WHO BRINGS IT IN?

Patico Automotive was founded in 2006. Originally named Irizar Oceania, it was founded with the distribution rights for its very first imported product, the luxury Spanish coach brand made in Brazil called Irizar.
Managing director of Patico Automotive Tony Fairweather said: "We introduced the first of these coaches in 2008 and from that initial product we have grown the business into a range of other luxury and niche-type bus products. When we started to take on other brands we had the name change to Patico."
Part of Patico’s philosophy is to represent high-quality, proven products that can be aimed at a mid-market price point. Fairweather said, "Our intention is to be able to introduce products to the Australian market that bring advanced safety features, total cost of ownership-type models. We like to bring styling and options not available on other Australian buses to the market; we are a niche importer and distributer – we like to offer a point of difference to operators."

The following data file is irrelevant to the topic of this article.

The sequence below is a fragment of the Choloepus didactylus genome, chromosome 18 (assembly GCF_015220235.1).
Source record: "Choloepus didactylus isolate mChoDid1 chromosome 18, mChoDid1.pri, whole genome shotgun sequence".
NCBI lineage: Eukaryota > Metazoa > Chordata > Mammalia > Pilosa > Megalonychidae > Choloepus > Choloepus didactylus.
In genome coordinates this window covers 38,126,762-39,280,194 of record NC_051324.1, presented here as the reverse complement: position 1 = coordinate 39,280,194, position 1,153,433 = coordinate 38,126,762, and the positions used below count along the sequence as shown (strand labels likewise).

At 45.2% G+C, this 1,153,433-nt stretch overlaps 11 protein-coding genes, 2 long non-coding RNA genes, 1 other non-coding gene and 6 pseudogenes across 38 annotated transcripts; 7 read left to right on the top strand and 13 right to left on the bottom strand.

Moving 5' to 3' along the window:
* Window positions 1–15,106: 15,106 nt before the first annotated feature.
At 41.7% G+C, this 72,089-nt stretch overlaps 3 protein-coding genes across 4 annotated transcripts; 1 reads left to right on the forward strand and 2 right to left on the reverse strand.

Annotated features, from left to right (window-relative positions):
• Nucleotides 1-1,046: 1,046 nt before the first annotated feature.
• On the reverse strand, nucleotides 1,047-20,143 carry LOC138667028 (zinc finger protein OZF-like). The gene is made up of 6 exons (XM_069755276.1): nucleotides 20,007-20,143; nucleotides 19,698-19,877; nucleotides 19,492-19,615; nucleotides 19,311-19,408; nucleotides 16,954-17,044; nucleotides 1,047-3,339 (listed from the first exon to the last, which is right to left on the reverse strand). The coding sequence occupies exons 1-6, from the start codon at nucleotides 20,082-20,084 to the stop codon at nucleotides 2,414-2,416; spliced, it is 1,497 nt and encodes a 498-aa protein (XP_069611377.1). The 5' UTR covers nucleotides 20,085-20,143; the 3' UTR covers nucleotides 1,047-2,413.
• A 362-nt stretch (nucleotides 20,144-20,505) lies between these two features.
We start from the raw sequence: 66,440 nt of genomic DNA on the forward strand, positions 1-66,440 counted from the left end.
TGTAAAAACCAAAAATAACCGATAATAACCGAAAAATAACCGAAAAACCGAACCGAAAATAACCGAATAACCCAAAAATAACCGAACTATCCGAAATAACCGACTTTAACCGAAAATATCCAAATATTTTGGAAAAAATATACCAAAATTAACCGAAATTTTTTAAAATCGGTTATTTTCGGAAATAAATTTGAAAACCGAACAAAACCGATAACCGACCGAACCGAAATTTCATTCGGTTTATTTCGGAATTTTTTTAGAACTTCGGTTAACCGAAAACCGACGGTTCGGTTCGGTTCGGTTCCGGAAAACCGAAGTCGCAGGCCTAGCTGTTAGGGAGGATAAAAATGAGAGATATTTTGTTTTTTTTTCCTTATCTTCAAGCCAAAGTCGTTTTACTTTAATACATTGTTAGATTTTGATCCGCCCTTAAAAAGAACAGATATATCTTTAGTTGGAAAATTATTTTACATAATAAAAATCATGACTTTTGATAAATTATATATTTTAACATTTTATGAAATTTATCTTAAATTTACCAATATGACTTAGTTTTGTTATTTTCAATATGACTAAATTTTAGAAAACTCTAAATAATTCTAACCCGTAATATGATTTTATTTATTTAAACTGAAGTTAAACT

GETTING IT WRIGHT

Wrightbus, explains Fairweather, is primarily a UK company founded in Northern Ireland by Robert Wright in 1946. It’s a 100 per cent family-owned business with a very unique culture for a business of its size. Initially locally produced, it now has major manufacturing facilities in south-east Asia, so it is building lots of double-deckers for Hong Kong and Singapore.
Eventually it will supply product out of its Malaysian facility to Australia and New Zealand, though it still has a big plant in Ireland.